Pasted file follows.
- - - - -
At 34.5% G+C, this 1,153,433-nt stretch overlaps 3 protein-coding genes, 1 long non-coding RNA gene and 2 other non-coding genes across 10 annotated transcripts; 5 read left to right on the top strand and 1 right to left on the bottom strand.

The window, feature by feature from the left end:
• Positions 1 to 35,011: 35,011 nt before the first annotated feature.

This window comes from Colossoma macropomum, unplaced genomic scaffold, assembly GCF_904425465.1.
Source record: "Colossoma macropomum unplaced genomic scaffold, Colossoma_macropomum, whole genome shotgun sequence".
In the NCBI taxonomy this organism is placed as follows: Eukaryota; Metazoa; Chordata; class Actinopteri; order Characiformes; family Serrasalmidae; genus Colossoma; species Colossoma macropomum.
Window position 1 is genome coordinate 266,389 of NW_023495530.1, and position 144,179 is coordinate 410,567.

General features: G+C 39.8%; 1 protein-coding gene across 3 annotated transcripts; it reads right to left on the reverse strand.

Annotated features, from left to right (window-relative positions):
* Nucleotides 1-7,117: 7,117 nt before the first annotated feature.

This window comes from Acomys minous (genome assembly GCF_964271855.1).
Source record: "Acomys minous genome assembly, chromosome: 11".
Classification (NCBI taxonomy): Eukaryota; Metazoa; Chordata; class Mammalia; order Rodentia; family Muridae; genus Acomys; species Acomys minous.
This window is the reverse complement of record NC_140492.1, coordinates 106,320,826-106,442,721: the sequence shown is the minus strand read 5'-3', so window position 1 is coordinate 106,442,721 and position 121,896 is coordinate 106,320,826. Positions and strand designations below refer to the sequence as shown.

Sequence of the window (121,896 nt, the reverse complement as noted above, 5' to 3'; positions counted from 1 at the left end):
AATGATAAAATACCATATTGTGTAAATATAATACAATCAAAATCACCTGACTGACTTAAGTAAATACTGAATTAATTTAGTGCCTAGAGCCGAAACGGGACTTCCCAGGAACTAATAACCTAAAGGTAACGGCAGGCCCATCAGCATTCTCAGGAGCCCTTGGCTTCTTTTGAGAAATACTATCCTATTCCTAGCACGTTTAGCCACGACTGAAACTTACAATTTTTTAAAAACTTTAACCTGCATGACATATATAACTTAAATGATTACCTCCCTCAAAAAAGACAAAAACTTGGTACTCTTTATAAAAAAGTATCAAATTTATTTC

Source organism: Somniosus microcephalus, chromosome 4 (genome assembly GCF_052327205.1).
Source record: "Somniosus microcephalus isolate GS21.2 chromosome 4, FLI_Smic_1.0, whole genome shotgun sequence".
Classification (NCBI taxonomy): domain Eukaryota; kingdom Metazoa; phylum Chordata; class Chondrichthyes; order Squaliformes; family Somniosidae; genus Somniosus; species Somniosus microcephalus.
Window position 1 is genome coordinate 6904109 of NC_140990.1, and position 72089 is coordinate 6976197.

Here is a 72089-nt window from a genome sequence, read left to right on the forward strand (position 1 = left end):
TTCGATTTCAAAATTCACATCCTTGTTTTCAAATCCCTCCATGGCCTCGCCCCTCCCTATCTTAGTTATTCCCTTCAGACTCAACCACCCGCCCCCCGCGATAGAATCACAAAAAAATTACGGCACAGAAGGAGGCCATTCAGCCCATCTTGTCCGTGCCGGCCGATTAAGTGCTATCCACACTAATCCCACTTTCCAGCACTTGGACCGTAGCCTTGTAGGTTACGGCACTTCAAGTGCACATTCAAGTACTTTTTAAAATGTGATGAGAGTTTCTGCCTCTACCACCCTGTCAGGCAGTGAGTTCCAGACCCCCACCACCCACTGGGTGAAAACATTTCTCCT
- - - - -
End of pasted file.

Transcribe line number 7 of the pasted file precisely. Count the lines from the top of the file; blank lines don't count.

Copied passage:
Window position 1 is genome coordinate 266,389 of NW_023495530.1, and position 144,179 is coordinate 410,567.